26 July 2022

David Trimble was a Unionist great – but his legacy is under threat thanks to the Protocol

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Lord Trimble, who died yesterday aged 77, forged a worldwide reputation and changed Northern Ireland profoundly. The former first minister’s achievements look particularly impressive today, as pro-Union politicians struggle to influence events in London and Brussels that affect their future in the United Kingdom.

David Trimble was a law lecturer when he first came to public prominence in the 1970s and 80s. At that time, mixing an academic career with unionist politics could, quite literally, get you killed.

Trimble was at work at his desk in Queen’s University in 1983, when he heard gunshots from the streets outside. It turned out that the IRA had murdered his fellow professor, friend and Ulster Unionist colleague, Edgar Graham, shooting him in the back of the head as he walked close to the law faculty.

In his comprehensive biography of the unionist leader, Himself Alone, Dean Godson described Trimble as one of the first to react, ‘thundering up the stairs to call ambulances and the RUC’. Northern Ireland’s police force later told Trimble that he too had been a target of the IRA’s murder gangs.

Perhaps understandably, given this background, Trimble gained a reputation as a hardliner as he progressed through the ranks of Ulster unionism. He was involved in the workers’ strike of 1974 that brought down the Sunningdale Agreement, which was an early attempt to form a power-sharing assembly in Northern Ireland.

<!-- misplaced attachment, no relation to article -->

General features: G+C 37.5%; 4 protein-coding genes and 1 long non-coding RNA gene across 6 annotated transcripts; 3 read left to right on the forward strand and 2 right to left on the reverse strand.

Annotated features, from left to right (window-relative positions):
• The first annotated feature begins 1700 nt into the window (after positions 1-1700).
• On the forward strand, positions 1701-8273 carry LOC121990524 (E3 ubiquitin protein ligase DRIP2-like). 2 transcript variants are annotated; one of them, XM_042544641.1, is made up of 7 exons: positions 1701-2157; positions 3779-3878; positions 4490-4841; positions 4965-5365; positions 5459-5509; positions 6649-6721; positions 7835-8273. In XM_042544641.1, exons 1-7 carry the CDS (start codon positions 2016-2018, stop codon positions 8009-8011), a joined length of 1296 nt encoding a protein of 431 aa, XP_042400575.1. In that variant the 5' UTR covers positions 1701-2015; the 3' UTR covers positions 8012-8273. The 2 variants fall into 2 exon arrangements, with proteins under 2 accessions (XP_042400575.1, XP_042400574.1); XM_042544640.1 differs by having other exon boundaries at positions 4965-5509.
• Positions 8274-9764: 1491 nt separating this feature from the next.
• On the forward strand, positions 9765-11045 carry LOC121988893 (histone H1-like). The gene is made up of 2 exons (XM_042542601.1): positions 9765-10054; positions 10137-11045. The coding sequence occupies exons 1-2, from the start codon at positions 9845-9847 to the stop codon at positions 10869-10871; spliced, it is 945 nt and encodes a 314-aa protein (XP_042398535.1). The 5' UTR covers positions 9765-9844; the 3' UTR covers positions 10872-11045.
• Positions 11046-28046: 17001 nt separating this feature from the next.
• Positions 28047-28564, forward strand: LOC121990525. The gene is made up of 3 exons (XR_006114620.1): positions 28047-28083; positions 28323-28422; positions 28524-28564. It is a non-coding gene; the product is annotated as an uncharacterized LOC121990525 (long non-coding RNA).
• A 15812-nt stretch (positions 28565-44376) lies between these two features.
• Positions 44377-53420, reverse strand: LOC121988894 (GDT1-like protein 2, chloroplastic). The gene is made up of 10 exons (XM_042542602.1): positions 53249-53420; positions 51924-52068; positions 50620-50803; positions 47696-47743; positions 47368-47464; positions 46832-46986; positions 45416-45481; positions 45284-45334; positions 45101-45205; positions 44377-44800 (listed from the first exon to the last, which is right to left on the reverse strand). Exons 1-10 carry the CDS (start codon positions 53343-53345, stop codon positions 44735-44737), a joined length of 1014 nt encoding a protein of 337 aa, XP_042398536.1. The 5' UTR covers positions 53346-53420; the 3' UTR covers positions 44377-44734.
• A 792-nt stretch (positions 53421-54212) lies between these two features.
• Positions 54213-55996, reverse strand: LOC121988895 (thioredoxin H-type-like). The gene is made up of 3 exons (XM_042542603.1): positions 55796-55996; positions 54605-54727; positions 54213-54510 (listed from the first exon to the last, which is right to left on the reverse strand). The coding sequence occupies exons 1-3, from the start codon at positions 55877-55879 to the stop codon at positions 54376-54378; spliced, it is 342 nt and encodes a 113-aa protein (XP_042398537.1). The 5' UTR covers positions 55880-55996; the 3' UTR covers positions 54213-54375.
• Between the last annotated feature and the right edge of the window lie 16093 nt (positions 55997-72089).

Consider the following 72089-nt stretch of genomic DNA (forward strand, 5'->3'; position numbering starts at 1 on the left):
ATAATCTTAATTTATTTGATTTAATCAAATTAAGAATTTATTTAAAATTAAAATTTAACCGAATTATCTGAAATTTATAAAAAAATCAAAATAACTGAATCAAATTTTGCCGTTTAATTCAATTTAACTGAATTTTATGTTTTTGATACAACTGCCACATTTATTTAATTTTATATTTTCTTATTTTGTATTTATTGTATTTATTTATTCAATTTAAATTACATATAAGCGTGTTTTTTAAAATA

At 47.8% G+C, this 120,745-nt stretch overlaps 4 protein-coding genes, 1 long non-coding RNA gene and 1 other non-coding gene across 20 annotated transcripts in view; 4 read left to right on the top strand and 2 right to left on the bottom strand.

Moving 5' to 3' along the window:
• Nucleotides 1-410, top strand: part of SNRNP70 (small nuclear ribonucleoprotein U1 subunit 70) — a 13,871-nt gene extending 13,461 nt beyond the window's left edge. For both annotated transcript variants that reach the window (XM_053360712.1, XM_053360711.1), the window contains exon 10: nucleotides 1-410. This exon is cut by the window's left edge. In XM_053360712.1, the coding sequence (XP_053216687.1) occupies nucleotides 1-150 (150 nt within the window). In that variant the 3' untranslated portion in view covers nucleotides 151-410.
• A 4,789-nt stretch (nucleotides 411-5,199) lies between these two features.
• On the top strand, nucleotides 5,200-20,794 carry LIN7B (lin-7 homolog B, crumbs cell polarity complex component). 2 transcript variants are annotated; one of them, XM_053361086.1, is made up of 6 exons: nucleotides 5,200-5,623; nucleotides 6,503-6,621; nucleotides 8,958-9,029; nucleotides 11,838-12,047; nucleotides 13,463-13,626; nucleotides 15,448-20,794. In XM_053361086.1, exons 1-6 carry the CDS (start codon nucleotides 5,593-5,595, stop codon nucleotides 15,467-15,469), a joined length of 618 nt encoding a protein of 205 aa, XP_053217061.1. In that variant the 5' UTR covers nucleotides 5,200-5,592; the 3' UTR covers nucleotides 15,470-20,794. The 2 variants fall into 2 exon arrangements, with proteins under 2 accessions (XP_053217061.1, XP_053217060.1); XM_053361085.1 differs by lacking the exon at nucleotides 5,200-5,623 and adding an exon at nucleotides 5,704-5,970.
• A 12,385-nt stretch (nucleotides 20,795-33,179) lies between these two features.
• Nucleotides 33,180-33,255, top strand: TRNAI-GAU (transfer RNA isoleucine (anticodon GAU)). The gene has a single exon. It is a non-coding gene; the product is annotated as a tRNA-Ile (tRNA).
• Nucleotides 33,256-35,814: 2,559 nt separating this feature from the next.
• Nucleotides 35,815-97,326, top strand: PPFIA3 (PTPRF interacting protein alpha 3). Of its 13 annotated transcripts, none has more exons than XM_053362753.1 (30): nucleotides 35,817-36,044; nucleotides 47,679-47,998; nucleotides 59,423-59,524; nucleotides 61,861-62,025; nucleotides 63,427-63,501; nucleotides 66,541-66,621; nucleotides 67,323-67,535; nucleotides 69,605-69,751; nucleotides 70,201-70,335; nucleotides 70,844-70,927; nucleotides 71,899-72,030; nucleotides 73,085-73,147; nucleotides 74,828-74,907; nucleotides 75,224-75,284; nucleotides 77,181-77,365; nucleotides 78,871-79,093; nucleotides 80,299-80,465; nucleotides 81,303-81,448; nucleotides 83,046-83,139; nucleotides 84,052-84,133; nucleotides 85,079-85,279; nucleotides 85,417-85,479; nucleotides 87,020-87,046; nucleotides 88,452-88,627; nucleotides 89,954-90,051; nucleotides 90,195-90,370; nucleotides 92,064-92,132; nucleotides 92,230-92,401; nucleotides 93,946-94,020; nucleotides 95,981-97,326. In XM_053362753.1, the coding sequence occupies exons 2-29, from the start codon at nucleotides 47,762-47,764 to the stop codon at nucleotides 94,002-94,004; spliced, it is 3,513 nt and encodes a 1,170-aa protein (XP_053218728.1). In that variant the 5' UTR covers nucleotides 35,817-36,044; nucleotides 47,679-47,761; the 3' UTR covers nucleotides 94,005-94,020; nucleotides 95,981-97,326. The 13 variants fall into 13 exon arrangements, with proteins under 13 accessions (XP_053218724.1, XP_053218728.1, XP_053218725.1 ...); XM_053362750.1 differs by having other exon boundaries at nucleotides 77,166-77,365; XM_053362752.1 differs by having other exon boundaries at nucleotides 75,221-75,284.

Later, in 1995, he was pictured joining hands with Ian Paisley, as Orangemen belatedly completed a march down Portadown’s Garvaghy Road, which had become a bitterly contested parade route thanks to protests by nationalist ‘residents’ groups’. Many critics interpreted this gesture as triumphalism, but Trimble later admitted he was merely keen to avoid being upstaged by a political rival.

Arguably, though, Trimble’s uncompromising image eventually helped him to sell unpalatable aspects of the Belfast Agreement to grassroots unionists, in a way that a reputed moderate would have struggled to achieve. He won the UUP’s leadership contest in 1995 and soon showed pragmatism by becoming the first unionist leader in thirty years to meet an Irish prime minister in Dublin. 

As the ‘peace process’ progressed, he was required to accept increasingly difficult concessions. He was pressurised into agreeing a ‘twin track’ approach that allowed political talks to continue without the IRA first decommissioning its weapons. And the appointment of an American, George Mitchell, as the negotiations’ chairman was presented practically as a fait accompli by John Major’s government.

The Good Friday deal will inevitably be regarded as Trimble’s main contribution to Northern Ireland’s history, but its legacy remains controversial and contested among unionists. The UUP leader asked them to accept morally difficult compromises, like the release of IRA prisoners and the disbandment of the Royal Ulster Constabulary (NI’s police force), in return for stabilising the province and requiring nationalists to effectively accept its place in the UK.

He signed the agreement in April 1998 and 71% of Northern Irish voters endorsed it the following month through a referendum.